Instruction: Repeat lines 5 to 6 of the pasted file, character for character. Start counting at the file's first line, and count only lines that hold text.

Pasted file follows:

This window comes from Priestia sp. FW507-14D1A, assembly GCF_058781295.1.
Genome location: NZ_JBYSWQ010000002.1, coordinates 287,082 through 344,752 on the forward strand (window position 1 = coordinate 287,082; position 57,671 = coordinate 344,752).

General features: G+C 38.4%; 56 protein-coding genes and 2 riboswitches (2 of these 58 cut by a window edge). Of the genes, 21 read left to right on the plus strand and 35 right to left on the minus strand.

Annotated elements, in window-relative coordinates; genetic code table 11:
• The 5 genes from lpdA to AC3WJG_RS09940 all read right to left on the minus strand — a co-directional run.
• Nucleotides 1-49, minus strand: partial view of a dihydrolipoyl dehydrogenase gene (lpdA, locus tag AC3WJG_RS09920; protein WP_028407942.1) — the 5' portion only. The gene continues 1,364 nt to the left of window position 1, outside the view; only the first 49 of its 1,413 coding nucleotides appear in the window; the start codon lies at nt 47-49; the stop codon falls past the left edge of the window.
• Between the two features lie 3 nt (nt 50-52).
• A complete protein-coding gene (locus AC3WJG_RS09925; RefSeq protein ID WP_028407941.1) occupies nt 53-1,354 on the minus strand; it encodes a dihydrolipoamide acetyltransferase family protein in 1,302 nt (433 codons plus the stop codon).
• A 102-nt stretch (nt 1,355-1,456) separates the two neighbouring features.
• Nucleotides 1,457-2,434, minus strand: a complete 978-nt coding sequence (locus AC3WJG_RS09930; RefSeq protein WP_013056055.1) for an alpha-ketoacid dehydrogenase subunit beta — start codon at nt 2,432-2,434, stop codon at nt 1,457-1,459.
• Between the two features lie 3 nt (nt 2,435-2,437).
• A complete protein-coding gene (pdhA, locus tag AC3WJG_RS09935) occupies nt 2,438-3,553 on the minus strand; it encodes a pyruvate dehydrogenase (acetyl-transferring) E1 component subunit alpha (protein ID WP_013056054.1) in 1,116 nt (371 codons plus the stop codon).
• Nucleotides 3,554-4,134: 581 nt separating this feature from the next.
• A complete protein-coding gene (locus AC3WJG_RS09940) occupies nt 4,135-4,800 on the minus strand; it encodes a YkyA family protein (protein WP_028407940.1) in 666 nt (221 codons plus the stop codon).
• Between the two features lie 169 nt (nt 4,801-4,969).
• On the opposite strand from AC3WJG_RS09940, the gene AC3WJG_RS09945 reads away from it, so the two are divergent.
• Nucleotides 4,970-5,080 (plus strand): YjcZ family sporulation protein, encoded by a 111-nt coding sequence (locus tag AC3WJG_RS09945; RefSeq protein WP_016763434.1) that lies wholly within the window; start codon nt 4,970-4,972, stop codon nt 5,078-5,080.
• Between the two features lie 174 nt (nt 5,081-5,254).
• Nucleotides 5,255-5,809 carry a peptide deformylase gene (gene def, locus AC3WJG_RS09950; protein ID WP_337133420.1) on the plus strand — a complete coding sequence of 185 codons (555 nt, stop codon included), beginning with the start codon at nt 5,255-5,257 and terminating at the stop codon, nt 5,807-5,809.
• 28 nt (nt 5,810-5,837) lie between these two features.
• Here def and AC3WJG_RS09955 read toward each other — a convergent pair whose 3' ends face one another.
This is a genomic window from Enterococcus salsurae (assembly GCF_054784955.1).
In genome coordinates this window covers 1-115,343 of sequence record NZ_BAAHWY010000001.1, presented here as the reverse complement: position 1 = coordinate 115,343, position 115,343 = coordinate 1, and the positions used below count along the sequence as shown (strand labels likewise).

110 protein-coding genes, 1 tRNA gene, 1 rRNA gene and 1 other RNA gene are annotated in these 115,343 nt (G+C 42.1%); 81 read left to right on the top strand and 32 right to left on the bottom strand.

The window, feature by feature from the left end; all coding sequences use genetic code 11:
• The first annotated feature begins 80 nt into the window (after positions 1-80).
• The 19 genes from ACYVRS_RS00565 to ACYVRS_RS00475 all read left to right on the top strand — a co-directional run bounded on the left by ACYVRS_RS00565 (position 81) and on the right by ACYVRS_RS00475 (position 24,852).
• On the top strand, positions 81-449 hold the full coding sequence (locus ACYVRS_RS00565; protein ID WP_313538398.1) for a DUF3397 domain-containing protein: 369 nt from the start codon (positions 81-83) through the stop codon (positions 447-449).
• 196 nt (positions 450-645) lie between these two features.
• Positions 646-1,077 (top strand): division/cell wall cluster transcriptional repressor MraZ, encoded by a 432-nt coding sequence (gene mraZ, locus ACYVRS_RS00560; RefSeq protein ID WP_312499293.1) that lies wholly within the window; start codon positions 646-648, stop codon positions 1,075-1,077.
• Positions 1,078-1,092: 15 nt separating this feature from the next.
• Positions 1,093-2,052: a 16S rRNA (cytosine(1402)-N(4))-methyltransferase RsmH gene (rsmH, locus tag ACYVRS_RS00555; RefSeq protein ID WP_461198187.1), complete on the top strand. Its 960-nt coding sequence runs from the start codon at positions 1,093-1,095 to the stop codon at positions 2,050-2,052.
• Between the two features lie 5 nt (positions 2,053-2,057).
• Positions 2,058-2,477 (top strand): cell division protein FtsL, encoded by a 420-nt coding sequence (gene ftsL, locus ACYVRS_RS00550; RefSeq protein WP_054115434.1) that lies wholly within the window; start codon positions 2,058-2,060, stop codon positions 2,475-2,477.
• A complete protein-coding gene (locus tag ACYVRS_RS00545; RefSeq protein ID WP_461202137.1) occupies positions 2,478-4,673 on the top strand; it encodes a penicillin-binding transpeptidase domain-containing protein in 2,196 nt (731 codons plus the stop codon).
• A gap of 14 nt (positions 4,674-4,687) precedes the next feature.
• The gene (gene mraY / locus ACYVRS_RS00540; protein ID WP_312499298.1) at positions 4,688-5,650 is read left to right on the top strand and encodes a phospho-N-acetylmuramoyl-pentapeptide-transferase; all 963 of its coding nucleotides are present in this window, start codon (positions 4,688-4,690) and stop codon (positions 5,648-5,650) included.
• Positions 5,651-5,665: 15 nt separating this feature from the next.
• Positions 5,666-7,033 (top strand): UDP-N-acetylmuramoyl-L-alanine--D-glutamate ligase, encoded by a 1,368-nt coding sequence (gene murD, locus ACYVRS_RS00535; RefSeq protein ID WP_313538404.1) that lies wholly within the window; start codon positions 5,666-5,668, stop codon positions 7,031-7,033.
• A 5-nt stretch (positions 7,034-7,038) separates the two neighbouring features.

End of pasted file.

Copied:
• The 5 genes from lpdA to AC3WJG_RS09940 all read right to left on the minus strand — a co-directional run.
• Nucleotides 1-49, minus strand: partial view of a dihydrolipoyl dehydrogenase gene (lpdA, locus tag AC3WJG_RS09920; protein WP_028407942.1) — the 5' portion only. The gene continues 1,364 nt to the left of window position 1, outside the view; only the first 49 of its 1,413 coding nucleotides appear in the window; the start codon lies at nt 47-49; the stop codon falls past the left edge of the window.